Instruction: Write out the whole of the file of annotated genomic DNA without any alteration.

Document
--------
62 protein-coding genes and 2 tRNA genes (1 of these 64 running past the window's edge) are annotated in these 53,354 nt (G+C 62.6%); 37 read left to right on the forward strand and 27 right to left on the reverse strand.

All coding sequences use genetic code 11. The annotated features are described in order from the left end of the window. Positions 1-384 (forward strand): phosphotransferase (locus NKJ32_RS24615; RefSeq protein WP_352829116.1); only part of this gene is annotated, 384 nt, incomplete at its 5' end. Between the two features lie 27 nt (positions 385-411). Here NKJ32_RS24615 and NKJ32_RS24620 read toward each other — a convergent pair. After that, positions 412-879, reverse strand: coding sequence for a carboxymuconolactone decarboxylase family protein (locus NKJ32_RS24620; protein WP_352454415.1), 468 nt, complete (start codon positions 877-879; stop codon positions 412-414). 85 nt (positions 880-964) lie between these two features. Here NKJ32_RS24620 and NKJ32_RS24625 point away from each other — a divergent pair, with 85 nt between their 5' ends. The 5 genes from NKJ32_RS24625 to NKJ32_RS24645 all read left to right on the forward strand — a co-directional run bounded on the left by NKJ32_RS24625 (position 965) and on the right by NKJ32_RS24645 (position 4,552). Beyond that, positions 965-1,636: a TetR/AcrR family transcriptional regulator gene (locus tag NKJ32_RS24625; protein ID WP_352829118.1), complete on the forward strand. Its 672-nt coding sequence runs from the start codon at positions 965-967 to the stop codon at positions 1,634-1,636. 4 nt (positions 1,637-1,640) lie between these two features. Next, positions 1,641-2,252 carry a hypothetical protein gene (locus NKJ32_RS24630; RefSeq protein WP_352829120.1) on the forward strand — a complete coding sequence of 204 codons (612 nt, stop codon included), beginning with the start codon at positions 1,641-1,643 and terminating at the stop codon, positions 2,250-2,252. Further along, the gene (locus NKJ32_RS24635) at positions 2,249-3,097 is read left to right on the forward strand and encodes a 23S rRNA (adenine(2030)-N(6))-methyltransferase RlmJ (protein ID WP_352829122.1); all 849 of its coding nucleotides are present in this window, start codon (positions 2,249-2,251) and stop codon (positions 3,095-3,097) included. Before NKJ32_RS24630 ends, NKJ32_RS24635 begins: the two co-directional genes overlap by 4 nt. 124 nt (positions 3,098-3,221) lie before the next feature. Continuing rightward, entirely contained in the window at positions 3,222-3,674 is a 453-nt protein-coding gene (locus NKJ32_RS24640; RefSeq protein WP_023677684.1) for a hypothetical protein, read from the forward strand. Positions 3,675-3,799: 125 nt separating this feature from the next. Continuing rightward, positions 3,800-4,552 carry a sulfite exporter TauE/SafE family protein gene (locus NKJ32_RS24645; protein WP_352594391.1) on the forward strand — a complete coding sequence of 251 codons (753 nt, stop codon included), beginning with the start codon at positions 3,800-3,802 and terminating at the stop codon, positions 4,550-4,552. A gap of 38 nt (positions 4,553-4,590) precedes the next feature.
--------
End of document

62 protein-coding genes and 2 tRNA genes (1 of these 64 running past the window's edge) are annotated in these 53,354 nt (G+C 62.6%); 37 read left to right on the forward strand and 27 right to left on the reverse strand.

All coding sequences use genetic code 11. The annotated features are described in order from the left end of the window. Positions 1-384 (forward strand): phosphotransferase (locus NKJ32_RS24615; RefSeq protein WP_352829116.1); only part of this gene is annotated, 384 nt, incomplete at its 5' end. Between the two features lie 27 nt (positions 385-411). Here NKJ32_RS24615 and NKJ32_RS24620 read toward each other — a convergent pair. After that, positions 412-879, reverse strand: coding sequence for a carboxymuconolactone decarboxylase family protein (locus NKJ32_RS24620; protein WP_352454415.1), 468 nt, complete (start codon positions 877-879; stop codon positions 412-414). 85 nt (positions 880-964) lie between these two features. Here NKJ32_RS24620 and NKJ32_RS24625 point away from each other — a divergent pair, with 85 nt between their 5' ends. The 5 genes from NKJ32_RS24625 to NKJ32_RS24645 all read left to right on the forward strand — a co-directional run bounded on the left by NKJ32_RS24625 (position 965) and on the right by NKJ32_RS24645 (position 4,552). Beyond that, positions 965-1,636: a TetR/AcrR family transcriptional regulator gene (locus tag NKJ32_RS24625; protein ID WP_352829118.1), complete on the forward strand. Its 672-nt coding sequence runs from the start codon at positions 965-967 to the stop codon at positions 1,634-1,636. 4 nt (positions 1,637-1,640) lie between these two features. Next, positions 1,641-2,252 carry a hypothetical protein gene (locus NKJ32_RS24630; RefSeq protein WP_352829120.1) on the forward strand — a complete coding sequence of 204 codons (612 nt, stop codon included), beginning with the start codon at positions 1,641-1,643 and terminating at the stop codon, positions 2,250-2,252. Further along, the gene (locus NKJ32_RS24635) at positions 2,249-3,097 is read left to right on the forward strand and encodes a 23S rRNA (adenine(2030)-N(6))-methyltransferase RlmJ (protein ID WP_352829122.1); all 849 of its coding nucleotides are present in this window, start codon (positions 2,249-2,251) and stop codon (positions 3,095-3,097) included. Before NKJ32_RS24630 ends, NKJ32_RS24635 begins: the two co-directional genes overlap by 4 nt. 124 nt (positions 3,098-3,221) lie before the next feature. Continuing rightward, entirely contained in the window at positions 3,222-3,674 is a 453-nt protein-coding gene (locus NKJ32_RS24640; RefSeq protein WP_023677684.1) for a hypothetical protein, read from the forward strand. Positions 3,675-3,799: 125 nt separating this feature from the next. Continuing rightward, positions 3,800-4,552 carry a sulfite exporter TauE/SafE family protein gene (locus NKJ32_RS24645; protein WP_352594391.1) on the forward strand — a complete coding sequence of 251 codons (753 nt, stop codon included), beginning with the start codon at positions 3,800-3,802 and terminating at the stop codon, positions 4,550-4,552. A gap of 38 nt (positions 4,553-4,590) precedes the next feature.